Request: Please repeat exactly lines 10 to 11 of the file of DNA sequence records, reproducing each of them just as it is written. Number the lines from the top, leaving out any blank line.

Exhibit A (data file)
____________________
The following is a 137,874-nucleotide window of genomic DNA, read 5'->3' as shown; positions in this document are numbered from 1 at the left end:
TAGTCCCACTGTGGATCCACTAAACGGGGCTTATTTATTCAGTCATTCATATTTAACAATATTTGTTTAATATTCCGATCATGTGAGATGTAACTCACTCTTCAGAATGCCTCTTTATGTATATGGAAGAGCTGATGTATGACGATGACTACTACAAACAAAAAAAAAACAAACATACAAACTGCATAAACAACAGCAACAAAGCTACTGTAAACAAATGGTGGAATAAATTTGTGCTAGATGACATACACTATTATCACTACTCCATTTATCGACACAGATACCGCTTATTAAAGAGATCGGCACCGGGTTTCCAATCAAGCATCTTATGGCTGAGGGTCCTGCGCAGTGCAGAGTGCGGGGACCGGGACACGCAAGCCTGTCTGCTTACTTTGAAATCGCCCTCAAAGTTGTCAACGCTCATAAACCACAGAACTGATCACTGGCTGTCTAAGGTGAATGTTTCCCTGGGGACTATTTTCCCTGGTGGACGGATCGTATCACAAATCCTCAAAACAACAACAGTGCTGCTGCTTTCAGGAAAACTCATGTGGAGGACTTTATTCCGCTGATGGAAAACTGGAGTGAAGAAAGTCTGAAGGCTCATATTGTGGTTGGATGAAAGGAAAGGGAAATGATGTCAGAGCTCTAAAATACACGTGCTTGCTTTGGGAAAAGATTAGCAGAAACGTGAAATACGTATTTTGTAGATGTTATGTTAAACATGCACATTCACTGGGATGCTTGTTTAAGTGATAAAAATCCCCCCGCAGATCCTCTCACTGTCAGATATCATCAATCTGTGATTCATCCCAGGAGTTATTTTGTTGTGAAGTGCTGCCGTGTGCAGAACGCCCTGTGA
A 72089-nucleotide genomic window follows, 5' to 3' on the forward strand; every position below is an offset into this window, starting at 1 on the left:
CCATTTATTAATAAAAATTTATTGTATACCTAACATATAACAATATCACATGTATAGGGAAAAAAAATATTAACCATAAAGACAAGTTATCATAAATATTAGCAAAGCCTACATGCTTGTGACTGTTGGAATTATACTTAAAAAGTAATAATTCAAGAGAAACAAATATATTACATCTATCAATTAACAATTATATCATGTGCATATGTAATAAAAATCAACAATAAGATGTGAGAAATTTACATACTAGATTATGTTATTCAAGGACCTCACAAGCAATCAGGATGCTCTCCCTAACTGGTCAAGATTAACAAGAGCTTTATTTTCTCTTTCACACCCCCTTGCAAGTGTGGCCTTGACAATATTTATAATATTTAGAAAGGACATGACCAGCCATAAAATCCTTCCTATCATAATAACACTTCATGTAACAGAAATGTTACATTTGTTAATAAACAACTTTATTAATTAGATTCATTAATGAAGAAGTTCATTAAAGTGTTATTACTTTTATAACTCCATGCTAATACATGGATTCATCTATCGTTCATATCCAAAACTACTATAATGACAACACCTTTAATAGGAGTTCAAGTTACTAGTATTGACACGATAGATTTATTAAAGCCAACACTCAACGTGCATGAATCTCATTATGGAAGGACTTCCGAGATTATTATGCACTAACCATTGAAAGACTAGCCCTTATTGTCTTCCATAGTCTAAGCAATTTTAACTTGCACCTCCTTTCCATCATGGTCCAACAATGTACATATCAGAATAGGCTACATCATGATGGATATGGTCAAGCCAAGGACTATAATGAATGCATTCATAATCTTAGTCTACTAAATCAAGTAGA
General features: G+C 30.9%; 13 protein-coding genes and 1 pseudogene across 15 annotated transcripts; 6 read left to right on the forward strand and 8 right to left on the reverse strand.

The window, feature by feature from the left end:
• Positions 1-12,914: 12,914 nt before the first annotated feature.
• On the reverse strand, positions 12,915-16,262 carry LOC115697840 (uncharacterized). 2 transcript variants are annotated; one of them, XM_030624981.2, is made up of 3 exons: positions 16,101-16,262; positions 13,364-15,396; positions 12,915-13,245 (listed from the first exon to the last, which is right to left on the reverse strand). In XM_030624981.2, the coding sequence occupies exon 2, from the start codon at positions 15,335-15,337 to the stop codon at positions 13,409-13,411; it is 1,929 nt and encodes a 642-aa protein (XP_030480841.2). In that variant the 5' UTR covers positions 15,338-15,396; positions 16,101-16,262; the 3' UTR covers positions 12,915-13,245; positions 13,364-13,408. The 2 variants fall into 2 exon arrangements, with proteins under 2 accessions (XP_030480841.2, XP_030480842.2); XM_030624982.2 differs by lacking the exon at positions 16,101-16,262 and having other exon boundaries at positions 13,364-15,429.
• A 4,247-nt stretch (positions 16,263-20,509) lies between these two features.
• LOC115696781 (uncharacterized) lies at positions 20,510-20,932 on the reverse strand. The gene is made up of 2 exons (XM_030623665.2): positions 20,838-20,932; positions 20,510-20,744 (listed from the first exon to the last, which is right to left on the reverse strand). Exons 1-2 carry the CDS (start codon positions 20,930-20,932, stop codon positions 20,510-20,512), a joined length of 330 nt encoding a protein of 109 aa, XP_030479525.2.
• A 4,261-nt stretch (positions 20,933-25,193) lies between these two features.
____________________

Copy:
• LOC115696781 (uncharacterized) lies at positions 20,510-20,932 on the reverse strand. The gene is made up of 2 exons (XM_030623665.2): positions 20,838-20,932; positions 20,510-20,744 (listed from the first exon to the last, which is right to left on the reverse strand). Exons 1-2 carry the CDS (start codon positions 20,930-20,932, stop codon positions 20,510-20,512), a joined length of 330 nt encoding a protein of 109 aa, XP_030479525.2.
• A 4,261-nt stretch (positions 20,933-25,193) lies between these two features.